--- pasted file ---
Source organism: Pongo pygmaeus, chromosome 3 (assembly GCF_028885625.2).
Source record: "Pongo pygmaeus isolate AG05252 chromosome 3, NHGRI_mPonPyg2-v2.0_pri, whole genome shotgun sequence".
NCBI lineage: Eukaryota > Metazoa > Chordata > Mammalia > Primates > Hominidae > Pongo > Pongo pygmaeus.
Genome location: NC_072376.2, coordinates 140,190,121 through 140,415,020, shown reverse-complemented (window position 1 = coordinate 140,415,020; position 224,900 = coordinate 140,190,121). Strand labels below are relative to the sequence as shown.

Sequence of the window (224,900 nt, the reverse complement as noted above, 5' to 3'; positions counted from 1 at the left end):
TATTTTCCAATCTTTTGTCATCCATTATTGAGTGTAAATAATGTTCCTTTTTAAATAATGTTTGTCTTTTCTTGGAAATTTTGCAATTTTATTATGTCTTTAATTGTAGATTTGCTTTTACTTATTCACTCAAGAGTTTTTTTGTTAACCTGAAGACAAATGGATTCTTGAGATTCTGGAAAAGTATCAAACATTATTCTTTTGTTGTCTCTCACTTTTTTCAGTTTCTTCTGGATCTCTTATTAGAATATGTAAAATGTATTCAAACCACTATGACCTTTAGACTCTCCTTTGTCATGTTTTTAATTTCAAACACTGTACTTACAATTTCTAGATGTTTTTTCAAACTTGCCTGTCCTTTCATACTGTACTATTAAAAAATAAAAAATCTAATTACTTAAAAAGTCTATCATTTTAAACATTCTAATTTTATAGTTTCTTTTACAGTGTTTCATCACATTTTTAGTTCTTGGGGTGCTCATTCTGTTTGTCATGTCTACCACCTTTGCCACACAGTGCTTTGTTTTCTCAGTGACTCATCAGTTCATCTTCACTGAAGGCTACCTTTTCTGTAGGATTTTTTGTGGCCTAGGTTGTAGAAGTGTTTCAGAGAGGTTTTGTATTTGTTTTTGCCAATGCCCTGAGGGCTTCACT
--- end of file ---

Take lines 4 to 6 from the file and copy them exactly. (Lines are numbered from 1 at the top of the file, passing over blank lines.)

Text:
Genome location: NC_072376.2, coordinates 140,190,121 through 140,415,020, shown reverse-complemented (window position 1 = coordinate 140,415,020; position 224,900 = coordinate 140,190,121). Strand labels below are relative to the sequence as shown.

Sequence of the window (224,900 nt, the reverse complement as noted above, 5' to 3'; positions counted from 1 at the left end):
TATTTTCCAATCTTTTGTCATCCATTATTGAGTGTAAATAATGTTCCTTTTTAAATAATGTTTGTCTTTTCTTGGAAATTTTGCAATTTTATTATGTCTTTAATTGTAGATTTGCTTTTACTTATTCACTCAAGAGTTTTTTTGTTAACCTGAAGACAAATGGATTCTTGAGATTCTGGAAAAGTATCAAACATTATTCTTTTGTTGTCTCTCACTTTTTTCAGTTTCTTCTGGATCTCTTATTAGAATATGTAAAATGTATTCAAACCACTATGACCTTTAGACTCTCCTTTGTCATGTTTTTAATTTCAAACACTGTACTTACAATTTCTAGATGTTTTTTCAAACTTGCCTGTCCTTTCATACTGTACTATTAAAAAATAAAAAATCTAATTACTTAAAAAGTCTATCATTTTAAACATTCTAATTTTATAGTTTCTTTTACAGTGTTTCATCACATTTTTAGTTCTTGGGGTGCTCATTCTGTTTGTCATGTCTACCACCTTTGCCACACAGTGCTTTGTTTTCTCAGTGACTCATCAGTTCATCTTCACTGAAGGCTACCTTTTCTGTAGGATTTTTTGTGGCCTAGGTTGTAGAAGTGTTTCAGAGAGGTTTTGTATTTGTTTTTGCCAATGCCCTGAGGGCTTCACT